ADNAN OKTAR: Masha’Allah. Masha’Allah, alhamdulillah. Please go on.
RABBI HOLLANDER: We have met Mr. Oktar, we heard about him before. Mr. Oktar is a philosopher, and a lover of humanity. Consequently he is a lover of truth, because every lover of humanity is a person who abhors war, who loves peace and harmony. But peace and harmony can exist only if the relationships between peoples are based upon truth.
ADNAN OKTAR: Masha’Allah, masha’Allah, that is true.
RABBI HOLLANDER: Now the Sanhedrin that we represent also has a major purpose of bringing peace and harmony. We are dedicated to this effort. Our tools for doing this are derived from the Holy Torah, given to Humanity by God, the Creator. In a sense, the Holy Torah is analogous to a User Manual to the great and intricate machine, this world in which we all live.
ADNAN OKTAR: Yes, please go on.
RABBI HOLLANDER: Mr. Oktar has, in his diligent studies, discovered the value of studying the Holy Torah for himself, for understanding the Creation, and for understanding Humanity. He has published an important book The Wisdom and Sound Advice from the Torah, and in his quest for peace he has published another book Islam Against Terror. It is a sign of the inherent goodness of humanity that so many of these books have been downloaded from the internet, have been read by so many millions of people.
ALI SADUN ENGIN: So meanwhile I would like to give the word a little bit to Mr. Abrahamson. Could you comment on the issue a little bit?
RABBI ABRAHAMSON: Hello, my name is Benyamin Abrahamson. I am an orthodox Chassidic Jew from Israel. And I work as a historian or a kind of consultant to the court in Jerusalem that Rabbi Hollander is talking about. Mostly people here know me from my endless discussions about the similarities between the Islam and Jewish customs. I enjoy talking about the Hadiths, Tabari, Ibn Hisham and al-Waqidi, and talking about the kings of Himyar as I much as I enjoy talking about the Midrash Rabbah, the Midrashei Geulah, Rambam, Tosefos or the Shulchan Aruch. I like very much to talk about the common shared customs between Islam and Judaism, about the similarities in architecture between the masjid and the synagogue, between the similarities of the calendar, holidays and customs. But it is clear to me that there is more than just similarities, that they obviously go back to a common root and a common faith.
ADNAN OKTAR: Masha’Allah. Of course, every faith has a duty to maintain that its own beliefs are true. Otherwise, a Jew could not be a Jew, a Muslim a Muslim, or a Christian a Christian. But respect for all faiths is also exceedingly important. It is the duty of a Muslim to respect those people’s worship and beliefs, and to watch over and protect them with love as servants of Allah. But of course Almighty Allah has produced a path for everyone. That is what Allah has ordained, but we have a duty to live together in this world as friends and brothers, never departing from the path of love, affection and compassion, and never falling for satan’s snares, insha’Allah.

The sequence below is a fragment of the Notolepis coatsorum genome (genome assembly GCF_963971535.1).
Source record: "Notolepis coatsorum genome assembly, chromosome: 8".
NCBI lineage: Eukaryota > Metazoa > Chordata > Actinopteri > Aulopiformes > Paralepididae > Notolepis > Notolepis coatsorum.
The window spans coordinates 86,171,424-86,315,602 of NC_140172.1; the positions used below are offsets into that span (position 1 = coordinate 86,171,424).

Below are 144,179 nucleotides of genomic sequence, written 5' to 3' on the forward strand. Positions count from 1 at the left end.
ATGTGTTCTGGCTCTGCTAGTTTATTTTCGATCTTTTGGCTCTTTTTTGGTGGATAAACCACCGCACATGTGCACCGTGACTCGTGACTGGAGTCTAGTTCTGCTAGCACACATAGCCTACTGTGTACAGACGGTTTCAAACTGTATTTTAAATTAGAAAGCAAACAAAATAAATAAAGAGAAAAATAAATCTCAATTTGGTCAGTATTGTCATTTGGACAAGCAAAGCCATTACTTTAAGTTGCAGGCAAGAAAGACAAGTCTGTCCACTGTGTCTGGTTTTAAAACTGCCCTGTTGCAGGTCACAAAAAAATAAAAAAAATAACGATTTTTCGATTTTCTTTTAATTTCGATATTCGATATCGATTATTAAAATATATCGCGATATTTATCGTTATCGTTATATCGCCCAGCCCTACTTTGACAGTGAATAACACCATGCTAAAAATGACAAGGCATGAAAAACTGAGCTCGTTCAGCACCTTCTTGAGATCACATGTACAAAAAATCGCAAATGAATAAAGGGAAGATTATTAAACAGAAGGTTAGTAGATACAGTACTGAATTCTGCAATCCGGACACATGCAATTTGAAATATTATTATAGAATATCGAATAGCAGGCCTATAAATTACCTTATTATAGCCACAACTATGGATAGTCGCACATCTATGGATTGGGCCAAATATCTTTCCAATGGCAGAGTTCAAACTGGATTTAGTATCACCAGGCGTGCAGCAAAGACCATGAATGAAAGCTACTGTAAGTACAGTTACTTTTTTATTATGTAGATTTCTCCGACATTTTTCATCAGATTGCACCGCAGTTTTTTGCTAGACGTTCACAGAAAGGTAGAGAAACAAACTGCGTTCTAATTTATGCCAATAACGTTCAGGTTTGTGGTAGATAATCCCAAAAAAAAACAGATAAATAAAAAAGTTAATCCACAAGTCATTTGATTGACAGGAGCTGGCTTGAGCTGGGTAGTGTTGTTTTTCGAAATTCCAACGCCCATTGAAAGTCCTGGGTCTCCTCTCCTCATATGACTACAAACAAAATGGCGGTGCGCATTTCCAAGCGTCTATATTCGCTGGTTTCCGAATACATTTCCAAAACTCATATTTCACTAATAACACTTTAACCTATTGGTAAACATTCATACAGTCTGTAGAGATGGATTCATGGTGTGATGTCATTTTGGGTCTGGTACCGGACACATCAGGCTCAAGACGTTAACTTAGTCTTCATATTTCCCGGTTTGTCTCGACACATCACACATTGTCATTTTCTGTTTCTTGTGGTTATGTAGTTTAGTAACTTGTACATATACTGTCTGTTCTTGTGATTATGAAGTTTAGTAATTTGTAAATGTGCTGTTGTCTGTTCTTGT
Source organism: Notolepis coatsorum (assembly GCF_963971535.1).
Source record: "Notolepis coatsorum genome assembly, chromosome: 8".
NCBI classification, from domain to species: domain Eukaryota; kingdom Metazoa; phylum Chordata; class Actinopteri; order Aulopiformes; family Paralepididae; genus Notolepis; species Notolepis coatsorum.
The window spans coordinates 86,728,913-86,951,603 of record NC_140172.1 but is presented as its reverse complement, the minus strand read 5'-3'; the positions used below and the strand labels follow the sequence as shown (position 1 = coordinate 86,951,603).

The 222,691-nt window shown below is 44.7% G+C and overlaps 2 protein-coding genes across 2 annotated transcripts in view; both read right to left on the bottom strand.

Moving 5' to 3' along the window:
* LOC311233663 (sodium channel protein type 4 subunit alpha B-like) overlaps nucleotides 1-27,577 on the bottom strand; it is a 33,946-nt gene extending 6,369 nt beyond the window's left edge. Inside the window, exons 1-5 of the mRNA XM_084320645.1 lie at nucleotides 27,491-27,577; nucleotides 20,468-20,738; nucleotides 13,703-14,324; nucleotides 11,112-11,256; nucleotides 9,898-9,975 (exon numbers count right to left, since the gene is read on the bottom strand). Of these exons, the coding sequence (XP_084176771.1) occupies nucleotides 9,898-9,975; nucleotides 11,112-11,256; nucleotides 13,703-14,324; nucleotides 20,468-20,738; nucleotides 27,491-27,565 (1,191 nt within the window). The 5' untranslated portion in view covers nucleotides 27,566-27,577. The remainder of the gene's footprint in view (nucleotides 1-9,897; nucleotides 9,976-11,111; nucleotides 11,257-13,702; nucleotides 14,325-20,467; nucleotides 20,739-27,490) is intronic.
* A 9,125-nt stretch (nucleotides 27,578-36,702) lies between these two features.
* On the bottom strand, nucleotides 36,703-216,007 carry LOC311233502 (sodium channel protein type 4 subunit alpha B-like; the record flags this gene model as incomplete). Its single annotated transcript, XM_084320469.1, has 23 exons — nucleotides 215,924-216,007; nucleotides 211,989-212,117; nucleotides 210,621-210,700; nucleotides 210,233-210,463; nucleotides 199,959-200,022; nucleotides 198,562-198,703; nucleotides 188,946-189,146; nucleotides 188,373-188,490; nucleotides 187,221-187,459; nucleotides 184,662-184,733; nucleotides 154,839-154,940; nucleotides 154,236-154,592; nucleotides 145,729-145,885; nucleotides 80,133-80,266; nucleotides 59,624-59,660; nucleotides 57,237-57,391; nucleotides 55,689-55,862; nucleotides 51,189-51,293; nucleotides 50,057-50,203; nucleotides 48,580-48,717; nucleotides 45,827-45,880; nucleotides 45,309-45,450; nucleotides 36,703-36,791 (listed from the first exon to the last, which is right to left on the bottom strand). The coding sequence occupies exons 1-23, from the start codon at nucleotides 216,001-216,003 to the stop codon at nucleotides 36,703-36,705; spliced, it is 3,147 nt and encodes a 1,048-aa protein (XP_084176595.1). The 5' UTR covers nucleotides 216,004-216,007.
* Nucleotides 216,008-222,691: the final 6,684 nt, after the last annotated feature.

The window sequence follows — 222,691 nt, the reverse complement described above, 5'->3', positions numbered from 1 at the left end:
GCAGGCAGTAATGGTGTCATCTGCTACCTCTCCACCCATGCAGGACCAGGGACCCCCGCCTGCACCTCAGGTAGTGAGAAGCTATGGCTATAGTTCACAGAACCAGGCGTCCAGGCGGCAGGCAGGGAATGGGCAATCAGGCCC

RABBI ABRAHAMSON: So when talking about our common heritage, in our Jewish literature we are taught that there is such a thing as a common faith, a fundamental religion which all men are born into. And this is a basic faith which is obligated on all mankind. In the past we have called it by different names, yireh shomaym which means the people who have fear of heaven, ger toshav or bnai noah, the children of Noah, or during Hellenistic times in Greek it was called theosebeia, and according to the school of Rabbi Benamozegh, this fundamental faith is also called by the name Islam.
In the Torah, everywhere that the word “Kenite” which means the children of Jethro, is translated to Aramaic in the Targum Onkelos the word used is Salamai or Musalamai. Some have suggested that this refers to the great numbers of non-Jewish believers who came to sacrifice the Qurban Shlamim in Jerusalem together with the Jews. Salamai, Musalamai, Muslimi. This could be a clear indication in our literature that Islam is an ancient religion, dating back to the time of the Second Temple or even earlier. And if Islam’s roots, the root of Islam are the same as what we call “Bnei Noah”, then for us it is much older. This is the religion of Noah; this is the religion of Adam himself.
The closeness of Islam and Judaism has always been understood by Biblical Scholars up until recent years. The close relationship with Jews, the ten lost tribes, the Arabs and Rachabites, all this was assumed to be true. It was only with the advent of German revisionists like Wellhausen and B